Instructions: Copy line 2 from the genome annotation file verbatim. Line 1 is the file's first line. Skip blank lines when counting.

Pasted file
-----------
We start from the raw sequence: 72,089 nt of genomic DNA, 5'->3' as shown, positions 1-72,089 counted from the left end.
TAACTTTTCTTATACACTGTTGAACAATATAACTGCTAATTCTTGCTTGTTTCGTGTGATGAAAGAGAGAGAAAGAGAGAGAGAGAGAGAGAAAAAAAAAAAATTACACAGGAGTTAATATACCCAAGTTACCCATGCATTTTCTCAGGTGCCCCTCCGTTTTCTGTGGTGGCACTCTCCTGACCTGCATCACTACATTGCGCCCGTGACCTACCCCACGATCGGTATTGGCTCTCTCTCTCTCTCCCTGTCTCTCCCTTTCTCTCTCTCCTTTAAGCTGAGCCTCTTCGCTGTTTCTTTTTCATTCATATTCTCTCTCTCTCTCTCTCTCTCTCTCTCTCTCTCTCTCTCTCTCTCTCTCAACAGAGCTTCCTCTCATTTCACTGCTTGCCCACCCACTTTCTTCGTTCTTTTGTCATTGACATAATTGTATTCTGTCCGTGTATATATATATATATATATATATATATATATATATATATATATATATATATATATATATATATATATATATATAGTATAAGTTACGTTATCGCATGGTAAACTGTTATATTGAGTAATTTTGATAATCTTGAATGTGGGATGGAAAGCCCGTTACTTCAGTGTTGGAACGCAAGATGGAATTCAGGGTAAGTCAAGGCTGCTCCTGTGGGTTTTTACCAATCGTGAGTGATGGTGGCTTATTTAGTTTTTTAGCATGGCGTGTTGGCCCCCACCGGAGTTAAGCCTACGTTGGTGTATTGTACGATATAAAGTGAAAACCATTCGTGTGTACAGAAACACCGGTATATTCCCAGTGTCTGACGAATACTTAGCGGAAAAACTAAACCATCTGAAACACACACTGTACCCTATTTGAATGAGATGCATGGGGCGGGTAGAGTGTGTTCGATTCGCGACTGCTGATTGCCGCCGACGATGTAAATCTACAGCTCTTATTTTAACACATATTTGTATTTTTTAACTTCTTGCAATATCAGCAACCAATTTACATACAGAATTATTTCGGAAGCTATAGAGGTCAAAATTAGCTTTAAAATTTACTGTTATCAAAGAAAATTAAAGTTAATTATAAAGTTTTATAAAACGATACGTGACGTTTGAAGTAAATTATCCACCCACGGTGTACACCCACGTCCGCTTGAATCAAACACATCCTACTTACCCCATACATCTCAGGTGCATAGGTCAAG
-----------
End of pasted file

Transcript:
TAACTTTTCTTATACACTGTTGAACAATATAACTGCTAATTCTTGCTTGTTTCGTGTGATGAAAGAGAGAGAAAGAGAGAGAGAGAGAGAGAAAAAAAAAAAATTACACAGGAGTTAATATACCCAAGTTACCCATGCATTTTCTCAGGTGCCCCTCCGTTTTCTGTGGTGGCACTCTCCTGACCTGCATCACTACATTGCGCCCGTGACCTACCCCACGATCGGTATTGGCTCTCTCTCTCTCTCCCTGTCTCTCCCTTTCTCTCTCTCCTTTAAGCTGAGCCTCTTCGCTGTTTCTTTTTCATTCATATTCTCTCTCTCTCTCTCTCTCTCTCTCTCTCTCTCTCTCTCTCTCTCTCTCAACAGAGCTTCCTCTCATTTCACTGCTTGCCCACCCACTTTCTTCGTTCTTTTGTCATTGACATAATTGTATTCTGTCCGTGTATATATATATATATATATATATATATATATATATATATATATATATATATATATATATATATATATATATATAGTATAAGTTACGTTATCGCATGGTAAACTGTTATATTGAGTAATTTTGATAATCTTGAATGTGGGATGGAAAGCCCGTTACTTCAGTGTTGGAACGCAAGATGGAATTCAGGGTAAGTCAAGGCTGCTCCTGTGGGTTTTTACCAATCGTGAGTGATGGTGGCTTATTTAGTTTTTTAGCATGGCGTGTTGGCCCCCACCGGAGTTAAGCCTACGTTGGTGTATTGTACGATATAAAGTGAAAACCATTCGTGTGTACAGAAACACCGGTATATTCCCAGTGTCTGACGAATACTTAGCGGAAAAACTAAACCATCTGAAACACACACTGTACCCTATTTGAATGAGATGCATGGGGCGGGTAGAGTGTGTTCGATTCGCGACTGCTGATTGCCGCCGACGATGTAAATCTACAGCTCTTATTTTAACACATATTTGTATTTTTTAACTTCTTGCAATATCAGCAACCAATTTACATACAGAATTATTTCGGAAGCTATAGAGGTCAAAATTAGCTTTAAAATTTACTGTTATCAAAGAAAATTAAAGTTAATTATAAAGTTTTATAAAACGATACGTGACGTTTGAAGTAAATTATCCACCCACGGTGTACACCCACGTCCGCTTGAATCAAACACATCCTACTTACCCCATACATCTCAGGTGCATAGGTCAAG